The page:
By using positron emission tomography to study the brain’s neuroreceptors in relation to obesity, scientists may be getting closer to determining important information about the neurobiological mechanisms involved, according to a group of Danish researchers. The study suggests the possibility of curbing appetite with future drugs. The findings were presented at SNM’s 53rd Annual Meeting this week in San Diego.
“From our molecular imaging research, we have discovered that overweight people have more of a certain type of serotonin receptor (the so-called 5-HT2A receptor) in their brains,” said David Erritzoe, research fellow with the Neurobiology Research Unit and Center for Integrated Molecular Brain Imaging in Copenhagen, Denmark. Serotonin is a chemical compound in the brain involved in the regulation of many functions, including appetite, sleep and emotions, he added. “This relationship suggests that the 5-HT2A receptor is crucially involved in regulation of body weight and that the receptor should be exploited as a target for regulation of appetite,” said Erritzoe, co-author of “Overweight Associated With Increased Serotonin 2A Receptor Binding in Humans,” the first study to examine links between the 5-HT2A receptor and body weight.
Reports indicate that about 30 percent—or 60 million—of U.S. adults 20 years of age and older are obese, and the percentages of obese young people and children have risen considerably as well.
“This is the first study where a large number of healthy individuals have been studied to determine the association between 5-HT2A and body weight,” said Erritzoe. “We found that a high body mass index is associated with a high density of the 5-HT2A receptor in several brain regions—suggesting that overweight people have an upregulation (increase) of their brain 5-HT2A receptors,” he explained. “A number of drugs that block the 5-HT2A receptor are associated with weight gain; at the same time, studies in animals suggest that stimulation of the 5-HT2A receptor induces weight loss,” he noted. “Together, these findings point at a central role for the 5-HT2A receptor in the regulation of body weight,” said Erritzoe, indicating that obesity may in the future be treatable with drugs.
Serotonin is a molecule synthesized by specific brain cells (neurons), and it serves as a messenger molecule between neurons, a so-called neurotransmitter, explained Erritzoe. It is released by one neuron and received by receptors sitting on another neuron. Serotonin is involved in the regulation of many important physiological functions such as mood, sleep, sexuality, hormone secretion and appetite. Abnormalities in serotonin’s transmitter system play an important role in many disorders, including the biochemistry of depression, migraine, bipolar disorder, anxiety and eating disorders.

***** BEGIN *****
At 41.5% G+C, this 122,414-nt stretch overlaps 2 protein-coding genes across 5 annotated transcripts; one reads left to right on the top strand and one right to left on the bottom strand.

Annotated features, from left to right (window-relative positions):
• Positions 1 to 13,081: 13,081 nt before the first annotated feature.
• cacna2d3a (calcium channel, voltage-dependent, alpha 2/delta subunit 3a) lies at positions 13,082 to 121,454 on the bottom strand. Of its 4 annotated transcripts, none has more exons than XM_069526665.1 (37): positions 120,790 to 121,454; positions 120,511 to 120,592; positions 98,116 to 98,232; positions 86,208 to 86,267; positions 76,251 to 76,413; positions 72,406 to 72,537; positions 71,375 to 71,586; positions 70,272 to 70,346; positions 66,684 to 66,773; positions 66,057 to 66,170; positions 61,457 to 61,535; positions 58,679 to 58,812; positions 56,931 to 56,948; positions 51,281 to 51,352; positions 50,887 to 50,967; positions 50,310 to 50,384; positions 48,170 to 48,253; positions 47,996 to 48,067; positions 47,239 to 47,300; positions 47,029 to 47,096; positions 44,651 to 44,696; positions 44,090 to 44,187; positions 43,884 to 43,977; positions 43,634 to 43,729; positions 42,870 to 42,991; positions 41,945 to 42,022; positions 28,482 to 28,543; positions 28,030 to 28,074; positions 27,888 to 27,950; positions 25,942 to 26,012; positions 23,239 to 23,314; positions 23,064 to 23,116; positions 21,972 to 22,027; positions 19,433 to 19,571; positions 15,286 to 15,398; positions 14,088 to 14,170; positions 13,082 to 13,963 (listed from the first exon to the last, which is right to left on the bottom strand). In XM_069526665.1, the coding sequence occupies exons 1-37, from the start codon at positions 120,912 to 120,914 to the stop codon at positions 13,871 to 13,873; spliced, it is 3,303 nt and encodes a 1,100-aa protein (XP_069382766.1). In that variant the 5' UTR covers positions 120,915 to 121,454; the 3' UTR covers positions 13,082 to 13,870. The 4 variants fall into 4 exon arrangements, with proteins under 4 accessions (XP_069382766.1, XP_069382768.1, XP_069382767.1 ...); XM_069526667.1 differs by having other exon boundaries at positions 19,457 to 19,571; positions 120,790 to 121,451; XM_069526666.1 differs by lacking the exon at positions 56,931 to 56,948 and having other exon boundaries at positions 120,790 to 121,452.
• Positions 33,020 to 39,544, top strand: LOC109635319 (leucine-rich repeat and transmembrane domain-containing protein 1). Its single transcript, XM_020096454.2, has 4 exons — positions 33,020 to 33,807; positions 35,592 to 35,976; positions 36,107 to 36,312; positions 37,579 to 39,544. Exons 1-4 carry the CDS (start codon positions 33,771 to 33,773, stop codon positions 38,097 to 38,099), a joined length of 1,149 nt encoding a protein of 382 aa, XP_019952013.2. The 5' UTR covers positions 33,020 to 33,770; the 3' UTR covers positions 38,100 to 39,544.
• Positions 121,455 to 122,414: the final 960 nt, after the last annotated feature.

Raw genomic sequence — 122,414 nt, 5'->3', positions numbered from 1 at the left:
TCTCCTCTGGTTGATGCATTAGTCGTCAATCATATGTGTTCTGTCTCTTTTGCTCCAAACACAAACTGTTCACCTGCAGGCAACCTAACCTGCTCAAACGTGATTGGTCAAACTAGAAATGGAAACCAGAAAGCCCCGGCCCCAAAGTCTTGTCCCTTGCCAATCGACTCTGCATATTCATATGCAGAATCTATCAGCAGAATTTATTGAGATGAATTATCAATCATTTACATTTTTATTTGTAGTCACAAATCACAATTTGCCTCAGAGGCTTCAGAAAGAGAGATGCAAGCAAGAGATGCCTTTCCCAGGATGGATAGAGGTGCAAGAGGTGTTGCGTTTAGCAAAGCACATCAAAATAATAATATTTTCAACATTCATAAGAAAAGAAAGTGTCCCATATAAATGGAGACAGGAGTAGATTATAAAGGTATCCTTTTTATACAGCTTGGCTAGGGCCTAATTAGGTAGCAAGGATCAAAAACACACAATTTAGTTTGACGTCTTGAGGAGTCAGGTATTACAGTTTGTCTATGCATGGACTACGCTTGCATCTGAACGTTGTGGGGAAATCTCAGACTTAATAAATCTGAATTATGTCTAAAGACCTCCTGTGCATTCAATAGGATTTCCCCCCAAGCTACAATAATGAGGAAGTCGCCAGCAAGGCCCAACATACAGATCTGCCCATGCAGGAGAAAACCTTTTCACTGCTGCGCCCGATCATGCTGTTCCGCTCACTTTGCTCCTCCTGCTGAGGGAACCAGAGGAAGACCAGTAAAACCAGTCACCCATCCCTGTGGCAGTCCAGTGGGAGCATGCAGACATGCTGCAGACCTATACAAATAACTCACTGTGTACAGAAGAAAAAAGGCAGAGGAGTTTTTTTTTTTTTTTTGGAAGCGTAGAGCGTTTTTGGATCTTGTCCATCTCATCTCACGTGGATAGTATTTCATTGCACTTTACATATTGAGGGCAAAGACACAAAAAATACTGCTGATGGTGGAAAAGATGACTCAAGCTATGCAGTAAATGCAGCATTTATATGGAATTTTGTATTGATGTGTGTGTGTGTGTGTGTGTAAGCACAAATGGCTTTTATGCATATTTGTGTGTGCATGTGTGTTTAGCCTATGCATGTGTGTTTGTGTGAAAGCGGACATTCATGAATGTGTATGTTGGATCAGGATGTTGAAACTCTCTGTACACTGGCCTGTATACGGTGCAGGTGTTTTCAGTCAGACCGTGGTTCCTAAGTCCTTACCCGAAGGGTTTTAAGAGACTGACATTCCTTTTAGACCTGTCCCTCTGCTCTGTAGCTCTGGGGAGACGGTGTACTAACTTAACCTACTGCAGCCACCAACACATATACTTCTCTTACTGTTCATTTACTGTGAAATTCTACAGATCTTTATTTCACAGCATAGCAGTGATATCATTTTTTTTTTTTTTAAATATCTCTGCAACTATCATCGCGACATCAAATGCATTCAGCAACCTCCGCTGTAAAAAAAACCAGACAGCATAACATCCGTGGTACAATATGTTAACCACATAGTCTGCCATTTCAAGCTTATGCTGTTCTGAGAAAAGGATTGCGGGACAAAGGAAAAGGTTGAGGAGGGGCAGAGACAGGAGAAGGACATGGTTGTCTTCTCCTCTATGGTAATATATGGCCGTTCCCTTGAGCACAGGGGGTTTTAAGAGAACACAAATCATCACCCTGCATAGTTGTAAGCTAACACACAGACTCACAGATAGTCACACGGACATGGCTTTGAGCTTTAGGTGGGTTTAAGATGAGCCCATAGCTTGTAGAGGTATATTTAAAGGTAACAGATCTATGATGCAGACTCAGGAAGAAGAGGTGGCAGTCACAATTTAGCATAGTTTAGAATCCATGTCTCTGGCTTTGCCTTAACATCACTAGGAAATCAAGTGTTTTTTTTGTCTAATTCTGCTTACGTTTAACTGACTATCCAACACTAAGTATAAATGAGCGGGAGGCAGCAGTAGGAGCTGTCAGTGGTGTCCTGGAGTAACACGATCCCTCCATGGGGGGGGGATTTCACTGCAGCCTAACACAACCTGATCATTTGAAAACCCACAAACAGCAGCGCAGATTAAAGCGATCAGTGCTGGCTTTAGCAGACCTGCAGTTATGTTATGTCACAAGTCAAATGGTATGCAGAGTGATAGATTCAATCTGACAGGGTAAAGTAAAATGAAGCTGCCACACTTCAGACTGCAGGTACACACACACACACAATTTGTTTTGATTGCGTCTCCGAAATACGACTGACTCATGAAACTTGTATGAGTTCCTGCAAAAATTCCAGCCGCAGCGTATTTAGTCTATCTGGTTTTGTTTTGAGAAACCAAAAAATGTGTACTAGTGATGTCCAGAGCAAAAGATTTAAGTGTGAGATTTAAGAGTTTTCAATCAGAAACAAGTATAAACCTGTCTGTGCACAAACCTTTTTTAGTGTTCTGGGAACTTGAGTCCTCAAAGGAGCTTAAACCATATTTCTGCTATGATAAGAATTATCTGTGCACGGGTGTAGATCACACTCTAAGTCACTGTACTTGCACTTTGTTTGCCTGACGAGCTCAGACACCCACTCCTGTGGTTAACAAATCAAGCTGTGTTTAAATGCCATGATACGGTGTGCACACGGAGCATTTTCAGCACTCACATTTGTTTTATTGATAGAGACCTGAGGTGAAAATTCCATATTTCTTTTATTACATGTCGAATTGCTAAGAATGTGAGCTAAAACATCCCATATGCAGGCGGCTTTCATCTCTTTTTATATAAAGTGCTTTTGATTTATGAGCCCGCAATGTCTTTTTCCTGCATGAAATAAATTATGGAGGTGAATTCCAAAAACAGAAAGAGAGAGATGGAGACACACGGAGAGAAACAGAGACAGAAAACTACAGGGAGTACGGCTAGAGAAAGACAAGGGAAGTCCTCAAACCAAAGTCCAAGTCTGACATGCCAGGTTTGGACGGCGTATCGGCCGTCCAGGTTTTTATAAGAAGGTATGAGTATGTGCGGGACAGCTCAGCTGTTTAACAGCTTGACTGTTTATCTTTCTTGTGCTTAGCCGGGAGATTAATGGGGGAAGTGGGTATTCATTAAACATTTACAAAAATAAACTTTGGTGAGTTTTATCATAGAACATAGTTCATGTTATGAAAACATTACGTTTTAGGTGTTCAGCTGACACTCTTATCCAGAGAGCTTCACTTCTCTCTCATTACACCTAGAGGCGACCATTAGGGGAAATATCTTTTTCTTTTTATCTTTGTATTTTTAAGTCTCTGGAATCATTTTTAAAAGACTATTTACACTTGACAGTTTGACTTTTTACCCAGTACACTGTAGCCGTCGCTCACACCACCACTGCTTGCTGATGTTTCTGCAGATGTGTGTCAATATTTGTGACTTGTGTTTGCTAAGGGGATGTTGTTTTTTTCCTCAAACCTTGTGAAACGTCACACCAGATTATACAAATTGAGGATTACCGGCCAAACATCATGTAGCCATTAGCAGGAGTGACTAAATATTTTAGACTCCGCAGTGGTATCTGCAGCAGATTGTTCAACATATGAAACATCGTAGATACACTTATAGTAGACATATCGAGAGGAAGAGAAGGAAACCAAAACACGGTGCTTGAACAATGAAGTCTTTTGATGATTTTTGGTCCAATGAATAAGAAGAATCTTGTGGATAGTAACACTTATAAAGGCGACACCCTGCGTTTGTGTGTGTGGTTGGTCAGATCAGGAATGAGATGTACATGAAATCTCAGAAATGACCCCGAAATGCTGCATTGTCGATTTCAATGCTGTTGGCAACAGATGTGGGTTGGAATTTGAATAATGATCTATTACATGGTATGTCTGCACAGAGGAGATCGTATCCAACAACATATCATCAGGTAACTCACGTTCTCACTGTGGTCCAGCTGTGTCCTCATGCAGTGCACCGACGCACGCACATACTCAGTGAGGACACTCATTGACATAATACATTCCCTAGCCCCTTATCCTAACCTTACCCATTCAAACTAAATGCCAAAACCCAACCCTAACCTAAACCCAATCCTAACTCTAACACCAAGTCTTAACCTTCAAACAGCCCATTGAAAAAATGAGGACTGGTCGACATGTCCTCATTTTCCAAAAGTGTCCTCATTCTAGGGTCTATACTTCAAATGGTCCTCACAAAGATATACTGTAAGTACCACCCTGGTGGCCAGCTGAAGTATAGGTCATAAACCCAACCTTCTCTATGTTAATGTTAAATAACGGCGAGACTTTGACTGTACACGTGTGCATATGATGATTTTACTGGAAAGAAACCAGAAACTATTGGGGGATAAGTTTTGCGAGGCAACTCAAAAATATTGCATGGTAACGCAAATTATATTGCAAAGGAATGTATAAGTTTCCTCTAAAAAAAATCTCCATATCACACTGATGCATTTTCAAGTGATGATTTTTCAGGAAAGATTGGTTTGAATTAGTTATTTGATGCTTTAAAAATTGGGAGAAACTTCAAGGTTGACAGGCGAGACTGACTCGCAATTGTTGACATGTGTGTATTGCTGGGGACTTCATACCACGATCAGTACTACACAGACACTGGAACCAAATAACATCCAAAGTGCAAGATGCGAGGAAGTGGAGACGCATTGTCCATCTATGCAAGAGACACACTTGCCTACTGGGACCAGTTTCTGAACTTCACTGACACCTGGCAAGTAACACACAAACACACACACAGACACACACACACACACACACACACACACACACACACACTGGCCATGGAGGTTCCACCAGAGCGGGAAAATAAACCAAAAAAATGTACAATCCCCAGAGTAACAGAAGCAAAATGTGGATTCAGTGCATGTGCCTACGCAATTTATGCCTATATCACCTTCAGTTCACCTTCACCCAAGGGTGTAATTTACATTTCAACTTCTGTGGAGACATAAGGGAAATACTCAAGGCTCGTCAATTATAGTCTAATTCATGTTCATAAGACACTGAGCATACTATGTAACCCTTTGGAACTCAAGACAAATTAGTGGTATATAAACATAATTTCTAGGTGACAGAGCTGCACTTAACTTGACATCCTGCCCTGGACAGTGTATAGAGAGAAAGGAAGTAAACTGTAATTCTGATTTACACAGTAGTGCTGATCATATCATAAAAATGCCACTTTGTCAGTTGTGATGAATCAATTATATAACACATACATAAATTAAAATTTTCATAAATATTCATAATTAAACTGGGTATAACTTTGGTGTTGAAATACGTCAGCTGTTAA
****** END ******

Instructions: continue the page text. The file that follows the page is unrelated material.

PET scans were performed on 76 healthy humans, of whom 47 were normal weight (body mass index between 19.2 and 24.9) and 29 were overweight (BMI between 25.1 and 34.7). “The relationship between the brain’s 5-HT2A receptors and body weight will prompt further investigation to explore whether this is a trait or rather a state marker of obesity,” said Erritzoe. “Our study emphasizes the importance of conducting large-scale PET studies in healthy people to address complex questions with molecular brain imaging,” he indicated.
“Our study deals with only moderately overweight people,” said Erritzoe, who explained that investigation should continue on whether 5-HT2A receptors are also involved in extreme under- or overweight people. “An interventional study where people are investigated before and after an intended weight loss would reveal whether the 5-HT2A receptor binding can be modified through weight loss,” he added. “In addition, trials involving different drug treatments aimed at the 5-HT2A receptor could reveal whether weight loss could be achieved through pharmacological effects on the receptor,” he noted.
Abstract: D. Erritzoe, V.G. Frokjaer, H. Arfan, S. Haugbol, H. Pinborg, C. Svarer, O.B. Paulson and G.M. Knudsen, Neurobiology Research Unit, N9201, Rigshospitalet, Copenhagen, Denmark, and J. Madsen, Nuclear Medicine Department, Rigshospitalet, Copenhagen, Denmark, “Overweight Associated With Increased Serotonin 2A Receptor Binding in Humans,” SNM’s 53rd Annual Meeting, June 3–7, 2006, Scientific Paper 18